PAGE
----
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CEO’s latest forecast: A ‘vast value gap’ between Allergan and Valeant

October 9, 2014
Life sciences
Allergan has been insisting for months that Valeant’s buyout offer is “grossly inadequate” and “substantially undervalues” the company. Now that Valeant has upped its bid by $4.5 billion? Same deal, the Botox maker says, citing its own rosy earnings forecast.
 
As Allergan announced Thursday, its third-quarter earnings will reach the $1.76 to $1.78 per share range, topping its previous forecast of $1.44 to $1.47. And earnings this year, next year, and even the year after that will be higher than analysts are projecting, the company said.
 
The drivers? Market growth, market share increases and new regulatory approvals, to name a few. And that’s reason enough to knock Valeant’s proposal, CEO David Pyott figures.
 
“Today’s announced expectations for the third quarter and updated future outlook further demonstrate that there is a vast value gap between Valeant’s offer and the intrinsic value of Allergan,” he said in a statement.
 
Valeant announced its own update on its third-quarter expectations late last month, claiming its revenue results would beat consensus and its EPS would pass its original guidance. According to Reuters’ sources, unveiling “blow-out” earnings on Oct. 20 was all part of its buyout plan. The impressive results would have led to a share price jump, boosting the value of its bid for Allergan before Valeant sweetened the offer further.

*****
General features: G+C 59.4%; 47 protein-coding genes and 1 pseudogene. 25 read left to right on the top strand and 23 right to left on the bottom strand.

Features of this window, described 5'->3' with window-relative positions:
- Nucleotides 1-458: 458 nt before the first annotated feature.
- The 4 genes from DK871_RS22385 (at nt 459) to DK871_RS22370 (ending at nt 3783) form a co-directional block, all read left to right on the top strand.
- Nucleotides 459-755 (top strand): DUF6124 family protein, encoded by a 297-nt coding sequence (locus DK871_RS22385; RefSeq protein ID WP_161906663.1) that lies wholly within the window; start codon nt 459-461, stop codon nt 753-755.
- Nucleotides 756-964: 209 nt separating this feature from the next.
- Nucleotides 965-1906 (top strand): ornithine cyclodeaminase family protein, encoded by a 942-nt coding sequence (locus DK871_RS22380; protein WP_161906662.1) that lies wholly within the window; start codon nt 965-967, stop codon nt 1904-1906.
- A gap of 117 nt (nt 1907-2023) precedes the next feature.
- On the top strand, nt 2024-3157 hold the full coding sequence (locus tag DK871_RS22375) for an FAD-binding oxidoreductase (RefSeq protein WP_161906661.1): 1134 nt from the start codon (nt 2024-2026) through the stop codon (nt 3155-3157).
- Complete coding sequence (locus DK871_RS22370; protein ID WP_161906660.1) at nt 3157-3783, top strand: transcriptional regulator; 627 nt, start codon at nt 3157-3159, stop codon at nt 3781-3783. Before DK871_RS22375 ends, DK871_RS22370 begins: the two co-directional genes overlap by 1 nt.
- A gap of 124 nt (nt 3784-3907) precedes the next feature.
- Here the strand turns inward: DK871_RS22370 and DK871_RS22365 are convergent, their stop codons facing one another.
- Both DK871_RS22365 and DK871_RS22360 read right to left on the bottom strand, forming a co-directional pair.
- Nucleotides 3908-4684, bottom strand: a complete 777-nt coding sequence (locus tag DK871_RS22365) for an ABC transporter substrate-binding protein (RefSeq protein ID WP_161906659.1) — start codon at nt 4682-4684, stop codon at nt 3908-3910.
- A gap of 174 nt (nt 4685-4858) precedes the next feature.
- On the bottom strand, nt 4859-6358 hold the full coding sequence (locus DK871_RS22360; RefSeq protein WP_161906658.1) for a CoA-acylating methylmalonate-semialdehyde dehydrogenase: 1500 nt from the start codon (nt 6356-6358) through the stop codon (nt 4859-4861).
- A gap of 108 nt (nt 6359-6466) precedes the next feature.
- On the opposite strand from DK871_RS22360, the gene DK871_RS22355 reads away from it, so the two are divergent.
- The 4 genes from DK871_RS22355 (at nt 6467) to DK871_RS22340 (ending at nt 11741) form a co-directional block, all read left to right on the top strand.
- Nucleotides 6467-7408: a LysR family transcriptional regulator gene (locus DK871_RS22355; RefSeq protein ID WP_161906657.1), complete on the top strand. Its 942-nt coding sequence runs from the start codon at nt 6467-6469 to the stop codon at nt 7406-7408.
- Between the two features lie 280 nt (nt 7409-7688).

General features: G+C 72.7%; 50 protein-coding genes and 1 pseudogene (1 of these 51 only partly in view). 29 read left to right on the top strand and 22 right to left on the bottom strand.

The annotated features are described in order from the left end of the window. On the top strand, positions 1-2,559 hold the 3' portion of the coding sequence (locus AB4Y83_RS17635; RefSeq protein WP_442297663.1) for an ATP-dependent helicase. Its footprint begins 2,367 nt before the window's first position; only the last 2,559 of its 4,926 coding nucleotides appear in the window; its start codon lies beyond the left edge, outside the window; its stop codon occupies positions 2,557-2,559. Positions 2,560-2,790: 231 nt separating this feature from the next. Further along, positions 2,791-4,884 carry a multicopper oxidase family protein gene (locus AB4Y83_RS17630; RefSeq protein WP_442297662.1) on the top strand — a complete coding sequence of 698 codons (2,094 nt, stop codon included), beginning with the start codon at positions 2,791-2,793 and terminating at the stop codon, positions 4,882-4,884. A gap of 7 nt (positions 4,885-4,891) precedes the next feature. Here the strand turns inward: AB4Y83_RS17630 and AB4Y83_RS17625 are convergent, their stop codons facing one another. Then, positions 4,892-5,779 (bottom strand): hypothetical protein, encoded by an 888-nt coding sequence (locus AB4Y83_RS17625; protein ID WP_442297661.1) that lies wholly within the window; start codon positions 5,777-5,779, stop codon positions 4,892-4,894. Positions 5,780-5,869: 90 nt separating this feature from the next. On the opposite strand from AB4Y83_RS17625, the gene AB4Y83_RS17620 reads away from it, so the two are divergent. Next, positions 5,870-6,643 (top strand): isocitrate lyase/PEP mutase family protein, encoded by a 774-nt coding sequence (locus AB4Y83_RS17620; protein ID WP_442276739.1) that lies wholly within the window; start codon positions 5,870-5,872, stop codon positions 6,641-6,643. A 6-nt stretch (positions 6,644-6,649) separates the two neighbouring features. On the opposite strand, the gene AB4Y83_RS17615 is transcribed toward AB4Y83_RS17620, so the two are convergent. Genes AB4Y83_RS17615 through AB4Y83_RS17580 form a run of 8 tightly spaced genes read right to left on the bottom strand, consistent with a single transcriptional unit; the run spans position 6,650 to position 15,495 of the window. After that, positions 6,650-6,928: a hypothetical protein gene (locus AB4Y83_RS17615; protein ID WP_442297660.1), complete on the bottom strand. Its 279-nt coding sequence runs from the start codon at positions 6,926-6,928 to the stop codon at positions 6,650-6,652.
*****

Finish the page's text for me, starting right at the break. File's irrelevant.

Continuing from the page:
But then Actavis got in the way. The company–which Allergan recently rebuffed to pursue its own acquisition target, Salix–is reportedly looking at coming back for a second try, and Valeant moved quickly to fend off the white knight, Reuters says.
 
Now, some analysts are predicting that NJ-based Actavis might have the edge if it puts up an offer north of $200 per share. “While we wouldn’t rule out a higher bid given the exceptional circumstances associated with this deal, we would view it as unusual for [Valeant] to get into a public bidding war,” Leerink Partners analysts Jason Gerberry and Seamus Fernandez wrote in a note to investors Wednesday.
 
By Carly Helfand
 

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